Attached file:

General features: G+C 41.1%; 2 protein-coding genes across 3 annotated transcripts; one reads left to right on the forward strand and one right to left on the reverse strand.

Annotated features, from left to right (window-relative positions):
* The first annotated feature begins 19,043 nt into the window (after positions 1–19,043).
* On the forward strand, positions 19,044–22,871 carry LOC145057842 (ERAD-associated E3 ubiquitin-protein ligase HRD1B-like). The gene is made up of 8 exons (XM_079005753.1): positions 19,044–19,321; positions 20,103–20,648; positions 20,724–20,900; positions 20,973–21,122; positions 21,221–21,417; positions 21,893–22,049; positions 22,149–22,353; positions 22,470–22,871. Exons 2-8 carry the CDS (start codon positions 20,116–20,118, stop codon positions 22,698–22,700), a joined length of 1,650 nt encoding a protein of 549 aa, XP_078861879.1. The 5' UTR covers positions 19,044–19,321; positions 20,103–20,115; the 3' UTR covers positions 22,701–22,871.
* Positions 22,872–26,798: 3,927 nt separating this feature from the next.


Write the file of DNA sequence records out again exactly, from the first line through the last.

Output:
General features: G+C 41.1%; 2 protein-coding genes across 3 annotated transcripts; one reads left to right on the forward strand and one right to left on the reverse strand.

Annotated features, from left to right (window-relative positions):
* The first annotated feature begins 19,043 nt into the window (after positions 1–19,043).
* On the forward strand, positions 19,044–22,871 carry LOC145057842 (ERAD-associated E3 ubiquitin-protein ligase HRD1B-like). The gene is made up of 8 exons (XM_079005753.1): positions 19,044–19,321; positions 20,103–20,648; positions 20,724–20,900; positions 20,973–21,122; positions 21,221–21,417; positions 21,893–22,049; positions 22,149–22,353; positions 22,470–22,871. Exons 2-8 carry the CDS (start codon positions 20,116–20,118, stop codon positions 22,698–22,700), a joined length of 1,650 nt encoding a protein of 549 aa, XP_078861879.1. The 5' UTR covers positions 19,044–19,321; positions 20,103–20,115; the 3' UTR covers positions 22,701–22,871.
* Positions 22,872–26,798: 3,927 nt separating this feature from the next.